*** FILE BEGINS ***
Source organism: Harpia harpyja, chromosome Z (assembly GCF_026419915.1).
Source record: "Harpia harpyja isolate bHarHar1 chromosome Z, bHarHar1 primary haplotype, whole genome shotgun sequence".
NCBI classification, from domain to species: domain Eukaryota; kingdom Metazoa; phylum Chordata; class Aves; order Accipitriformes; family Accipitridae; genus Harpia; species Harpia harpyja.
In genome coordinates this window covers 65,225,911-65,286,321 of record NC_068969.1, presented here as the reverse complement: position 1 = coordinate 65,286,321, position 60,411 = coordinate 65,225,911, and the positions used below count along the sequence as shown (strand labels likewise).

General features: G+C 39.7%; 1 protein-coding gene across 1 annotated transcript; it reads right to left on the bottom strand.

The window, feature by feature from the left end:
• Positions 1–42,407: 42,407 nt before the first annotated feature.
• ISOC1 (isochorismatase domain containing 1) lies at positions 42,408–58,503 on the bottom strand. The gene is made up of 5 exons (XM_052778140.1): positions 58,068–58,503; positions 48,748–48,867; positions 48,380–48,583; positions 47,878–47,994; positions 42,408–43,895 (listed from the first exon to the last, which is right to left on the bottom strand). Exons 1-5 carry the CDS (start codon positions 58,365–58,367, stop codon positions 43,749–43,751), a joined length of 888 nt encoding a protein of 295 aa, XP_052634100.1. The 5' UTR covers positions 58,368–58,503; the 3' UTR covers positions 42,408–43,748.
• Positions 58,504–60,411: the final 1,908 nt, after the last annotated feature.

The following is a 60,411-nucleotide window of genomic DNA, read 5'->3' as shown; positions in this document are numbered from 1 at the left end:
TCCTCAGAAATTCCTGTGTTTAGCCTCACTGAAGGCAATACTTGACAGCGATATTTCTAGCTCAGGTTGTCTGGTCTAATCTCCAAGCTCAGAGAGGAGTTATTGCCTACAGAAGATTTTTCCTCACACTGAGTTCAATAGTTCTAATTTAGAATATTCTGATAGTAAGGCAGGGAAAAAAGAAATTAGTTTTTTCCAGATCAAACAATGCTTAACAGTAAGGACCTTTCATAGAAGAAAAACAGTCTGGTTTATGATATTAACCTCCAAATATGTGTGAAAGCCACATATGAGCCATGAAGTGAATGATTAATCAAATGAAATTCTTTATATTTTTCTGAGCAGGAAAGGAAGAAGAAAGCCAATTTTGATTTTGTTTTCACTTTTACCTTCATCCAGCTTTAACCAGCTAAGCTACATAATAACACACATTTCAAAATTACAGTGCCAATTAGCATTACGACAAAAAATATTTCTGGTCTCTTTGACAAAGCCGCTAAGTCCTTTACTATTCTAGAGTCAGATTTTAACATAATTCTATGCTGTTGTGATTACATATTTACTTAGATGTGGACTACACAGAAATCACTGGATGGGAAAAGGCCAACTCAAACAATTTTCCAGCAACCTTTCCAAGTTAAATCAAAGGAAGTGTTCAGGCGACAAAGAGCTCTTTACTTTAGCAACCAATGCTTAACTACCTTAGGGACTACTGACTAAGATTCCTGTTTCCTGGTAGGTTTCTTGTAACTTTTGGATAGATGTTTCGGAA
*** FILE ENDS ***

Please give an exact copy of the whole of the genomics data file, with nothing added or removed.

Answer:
Source organism: Harpia harpyja, chromosome Z (assembly GCF_026419915.1).
Source record: "Harpia harpyja isolate bHarHar1 chromosome Z, bHarHar1 primary haplotype, whole genome shotgun sequence".
NCBI classification, from domain to species: domain Eukaryota; kingdom Metazoa; phylum Chordata; class Aves; order Accipitriformes; family Accipitridae; genus Harpia; species Harpia harpyja.
In genome coordinates this window covers 65,225,911-65,286,321 of record NC_068969.1, presented here as the reverse complement: position 1 = coordinate 65,286,321, position 60,411 = coordinate 65,225,911, and the positions used below count along the sequence as shown (strand labels likewise).

General features: G+C 39.7%; 1 protein-coding gene across 1 annotated transcript; it reads right to left on the bottom strand.

The window, feature by feature from the left end:
• Positions 1–42,407: 42,407 nt before the first annotated feature.
• ISOC1 (isochorismatase domain containing 1) lies at positions 42,408–58,503 on the bottom strand. The gene is made up of 5 exons (XM_052778140.1): positions 58,068–58,503; positions 48,748–48,867; positions 48,380–48,583; positions 47,878–47,994; positions 42,408–43,895 (listed from the first exon to the last, which is right to left on the bottom strand). Exons 1-5 carry the CDS (start codon positions 58,365–58,367, stop codon positions 43,749–43,751), a joined length of 888 nt encoding a protein of 295 aa, XP_052634100.1. The 5' UTR covers positions 58,368–58,503; the 3' UTR covers positions 42,408–43,748.
• Positions 58,504–60,411: the final 1,908 nt, after the last annotated feature.

The following is a 60,411-nucleotide window of genomic DNA, read 5'->3' as shown; positions in this document are numbered from 1 at the left end:
TCCTCAGAAATTCCTGTGTTTAGCCTCACTGAAGGCAATACTTGACAGCGATATTTCTAGCTCAGGTTGTCTGGTCTAATCTCCAAGCTCAGAGAGGAGTTATTGCCTACAGAAGATTTTTCCTCACACTGAGTTCAATAGTTCTAATTTAGAATATTCTGATAGTAAGGCAGGGAAAAAAGAAATTAGTTTTTTCCAGATCAAACAATGCTTAACAGTAAGGACCTTTCATAGAAGAAAAACAGTCTGGTTTATGATATTAACCTCCAAATATGTGTGAAAGCCACATATGAGCCATGAAGTGAATGATTAATCAAATGAAATTCTTTATATTTTTCTGAGCAGGAAAGGAAGAAGAAAGCCAATTTTGATTTTGTTTTCACTTTTACCTTCATCCAGCTTTAACCAGCTAAGCTACATAATAACACACATTTCAAAATTACAGTGCCAATTAGCATTACGACAAAAAATATTTCTGGTCTCTTTGACAAAGCCGCTAAGTCCTTTACTATTCTAGAGTCAGATTTTAACATAATTCTATGCTGTTGTGATTACATATTTACTTAGATGTGGACTACACAGAAATCACTGGATGGGAAAAGGCCAACTCAAACAATTTTCCAGCAACCTTTCCAAGTTAAATCAAAGGAAGTGTTCAGGCGACAAAGAGCTCTTTACTTTAGCAACCAATGCTTAACTACCTTAGGGACTACTGACTAAGATTCCTGTTTCCTGGTAGGTTTCTTGTAACTTTTGGATAGATGTTTCGGAA